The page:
“I’ll Remember April!”

Posted on in Art + Soul by Roy Strassman

The Spring Quartet @ SFJAZZ, April 24, 2019

The Spring Quartet may well have sprung just for this gig, but let me be the first to raise my glass. The musicians took the stage unceremoniously, but the audience’s electric anticipation could have powered the whole city. Amidst the other three luminaries already in the jazz pantheon, the lesser-known Leo Genovese seemed to have appeared from out of nowhere—by way of Argentina. Before the set, few in the audience or even on the staff knew who he was. More about him later.

Some of the performance included spring-themed jazz standards such as “I’ll Remember April,” “Joy Spring,” “Spring Can Really Hang You Up the Most,” and “It Might as Well Be Spring.” Intermixed were the band members’ fine self-penned tunes. Esperanza had written a gripping song-poem entitled “Nature,” a peevish but plangent—and courteously sarcastic—tirade against greedy and often faceless titans of the music industry.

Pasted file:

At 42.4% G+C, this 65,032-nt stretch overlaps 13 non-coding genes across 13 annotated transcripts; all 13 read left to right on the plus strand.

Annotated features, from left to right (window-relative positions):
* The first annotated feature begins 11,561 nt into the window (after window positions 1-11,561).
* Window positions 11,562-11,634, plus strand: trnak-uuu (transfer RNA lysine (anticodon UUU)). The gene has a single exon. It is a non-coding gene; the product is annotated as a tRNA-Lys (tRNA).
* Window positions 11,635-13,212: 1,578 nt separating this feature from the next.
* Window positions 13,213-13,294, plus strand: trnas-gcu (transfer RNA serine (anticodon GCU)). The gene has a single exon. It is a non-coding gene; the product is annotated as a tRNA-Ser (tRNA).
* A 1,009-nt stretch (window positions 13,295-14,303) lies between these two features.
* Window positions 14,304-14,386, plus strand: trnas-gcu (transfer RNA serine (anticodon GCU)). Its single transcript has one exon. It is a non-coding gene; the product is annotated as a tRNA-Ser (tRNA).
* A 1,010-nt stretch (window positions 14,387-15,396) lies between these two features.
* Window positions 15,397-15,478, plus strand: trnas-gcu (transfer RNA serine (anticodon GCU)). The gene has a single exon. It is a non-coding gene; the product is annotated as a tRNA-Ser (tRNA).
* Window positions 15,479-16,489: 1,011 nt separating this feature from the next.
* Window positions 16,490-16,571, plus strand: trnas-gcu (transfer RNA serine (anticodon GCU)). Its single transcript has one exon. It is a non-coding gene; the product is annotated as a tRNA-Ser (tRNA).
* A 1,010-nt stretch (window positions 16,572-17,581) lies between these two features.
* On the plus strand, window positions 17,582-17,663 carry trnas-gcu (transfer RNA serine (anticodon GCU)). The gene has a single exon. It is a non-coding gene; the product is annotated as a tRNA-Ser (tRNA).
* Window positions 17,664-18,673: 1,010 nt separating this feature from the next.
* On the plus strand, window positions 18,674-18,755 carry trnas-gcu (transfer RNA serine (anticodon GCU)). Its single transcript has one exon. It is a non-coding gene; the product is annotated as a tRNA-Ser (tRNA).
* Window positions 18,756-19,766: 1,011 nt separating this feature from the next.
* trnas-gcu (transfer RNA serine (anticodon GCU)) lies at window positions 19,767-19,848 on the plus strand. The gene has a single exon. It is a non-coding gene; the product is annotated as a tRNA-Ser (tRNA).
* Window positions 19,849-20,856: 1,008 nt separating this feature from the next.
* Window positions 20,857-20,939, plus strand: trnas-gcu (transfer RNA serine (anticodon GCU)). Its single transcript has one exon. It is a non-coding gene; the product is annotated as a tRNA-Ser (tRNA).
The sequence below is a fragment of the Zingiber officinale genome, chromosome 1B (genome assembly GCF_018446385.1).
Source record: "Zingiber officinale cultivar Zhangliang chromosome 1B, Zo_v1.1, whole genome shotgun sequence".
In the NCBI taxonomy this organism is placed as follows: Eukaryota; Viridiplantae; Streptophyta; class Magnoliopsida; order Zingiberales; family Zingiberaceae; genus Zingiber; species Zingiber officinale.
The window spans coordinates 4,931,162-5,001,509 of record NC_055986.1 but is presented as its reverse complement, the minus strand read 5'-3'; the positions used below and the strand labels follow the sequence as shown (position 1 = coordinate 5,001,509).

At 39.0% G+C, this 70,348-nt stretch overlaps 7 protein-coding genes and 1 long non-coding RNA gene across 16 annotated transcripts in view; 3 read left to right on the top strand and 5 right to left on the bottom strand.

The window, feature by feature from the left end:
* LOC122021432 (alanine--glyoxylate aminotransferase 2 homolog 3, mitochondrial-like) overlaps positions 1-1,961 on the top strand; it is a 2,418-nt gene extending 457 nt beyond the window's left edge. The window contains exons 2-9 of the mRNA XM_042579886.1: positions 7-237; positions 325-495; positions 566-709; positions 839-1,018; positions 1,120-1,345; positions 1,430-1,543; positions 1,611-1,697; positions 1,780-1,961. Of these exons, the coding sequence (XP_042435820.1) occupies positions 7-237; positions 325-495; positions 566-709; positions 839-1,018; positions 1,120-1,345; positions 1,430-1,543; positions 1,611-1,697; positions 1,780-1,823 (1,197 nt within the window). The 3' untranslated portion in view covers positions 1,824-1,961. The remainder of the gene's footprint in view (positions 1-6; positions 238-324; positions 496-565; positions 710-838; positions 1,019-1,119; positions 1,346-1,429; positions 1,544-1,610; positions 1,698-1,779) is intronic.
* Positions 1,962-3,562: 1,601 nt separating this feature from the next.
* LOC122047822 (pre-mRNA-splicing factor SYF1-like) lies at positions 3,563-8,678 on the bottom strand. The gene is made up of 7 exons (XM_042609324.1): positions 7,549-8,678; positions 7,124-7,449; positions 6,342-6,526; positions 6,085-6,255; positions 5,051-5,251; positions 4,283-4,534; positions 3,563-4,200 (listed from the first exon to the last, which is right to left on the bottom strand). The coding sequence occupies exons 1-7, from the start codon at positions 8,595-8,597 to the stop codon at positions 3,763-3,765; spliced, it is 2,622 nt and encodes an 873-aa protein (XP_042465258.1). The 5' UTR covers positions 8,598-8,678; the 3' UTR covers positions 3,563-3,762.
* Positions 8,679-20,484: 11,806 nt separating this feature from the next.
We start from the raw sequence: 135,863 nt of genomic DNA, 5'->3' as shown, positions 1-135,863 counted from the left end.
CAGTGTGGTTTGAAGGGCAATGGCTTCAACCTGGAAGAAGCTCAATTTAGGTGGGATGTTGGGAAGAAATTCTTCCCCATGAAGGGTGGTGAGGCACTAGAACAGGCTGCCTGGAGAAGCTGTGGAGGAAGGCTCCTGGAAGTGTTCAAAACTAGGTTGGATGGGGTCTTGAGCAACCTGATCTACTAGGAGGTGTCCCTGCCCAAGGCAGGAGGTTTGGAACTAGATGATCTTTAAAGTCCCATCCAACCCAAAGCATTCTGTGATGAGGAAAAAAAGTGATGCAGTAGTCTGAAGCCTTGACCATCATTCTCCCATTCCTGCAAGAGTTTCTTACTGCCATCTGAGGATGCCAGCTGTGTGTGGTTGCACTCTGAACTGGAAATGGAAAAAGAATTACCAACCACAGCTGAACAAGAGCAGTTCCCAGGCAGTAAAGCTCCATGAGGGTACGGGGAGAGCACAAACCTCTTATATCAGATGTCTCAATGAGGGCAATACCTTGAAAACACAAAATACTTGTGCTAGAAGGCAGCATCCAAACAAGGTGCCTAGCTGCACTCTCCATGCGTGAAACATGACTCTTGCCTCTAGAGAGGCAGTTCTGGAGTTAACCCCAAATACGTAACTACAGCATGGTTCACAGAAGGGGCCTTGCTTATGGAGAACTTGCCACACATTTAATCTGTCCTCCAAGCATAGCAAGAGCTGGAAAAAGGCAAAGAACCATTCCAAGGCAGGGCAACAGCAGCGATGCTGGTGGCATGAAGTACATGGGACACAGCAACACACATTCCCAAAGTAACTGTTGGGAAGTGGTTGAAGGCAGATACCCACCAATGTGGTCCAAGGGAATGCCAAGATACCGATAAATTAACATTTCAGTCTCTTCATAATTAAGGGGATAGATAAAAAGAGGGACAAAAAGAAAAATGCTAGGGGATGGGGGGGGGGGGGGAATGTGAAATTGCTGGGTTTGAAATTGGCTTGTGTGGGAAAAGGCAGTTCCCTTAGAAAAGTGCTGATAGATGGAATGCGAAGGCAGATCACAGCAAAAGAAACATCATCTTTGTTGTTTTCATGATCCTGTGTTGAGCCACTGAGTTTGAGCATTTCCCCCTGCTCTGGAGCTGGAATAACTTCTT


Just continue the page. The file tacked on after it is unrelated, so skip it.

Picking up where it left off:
The musicianship was stellar, with DeJohnette being a Paul Motian-like fine wine, Lovano being avuncularly hip, and Esperanza being, well, Esperanza. The big surprise of the evening was pianist Leo Genovese. At first he just seemed to fit in appropriately enough, but then he damn near knocked me off my chair once he began to solo. Influenced by no less than Cecil Taylor, McCoy Tyner, and the formidable Andrew Hill, his playing was creatively ablaze and his technique dazzling. Like a just-launched rocket, he would seemingly depart from the tune’s atmosphere and even ionosphere, squiggling and quiggling off, deep into an outer orbit, only later to return to the groove—and landing with lethal force reminiscent of McCoy’s left hand. He is an exciting player, devastatingly fluent in irregular and disjointed time-shifting figures executed with flawless technique.

Then there is Esperanza, in a league and a galaxy all her own, a 34-year-old magical child and prodigy who is supremely effortless in her playing and singing. Nothing gets in the way of her brilliant channel and energies. Sporting a slanted Afro and dressed in an all-white cotton jumpsuit with a crimson heart on the sleeve, she was a joyful angel-in-motion, but one driving the soul train. Her natural body movements were lithe and blithe, and her ever-changing facial expressions beckoned us to share in the experience of her transcendent musical spirit.


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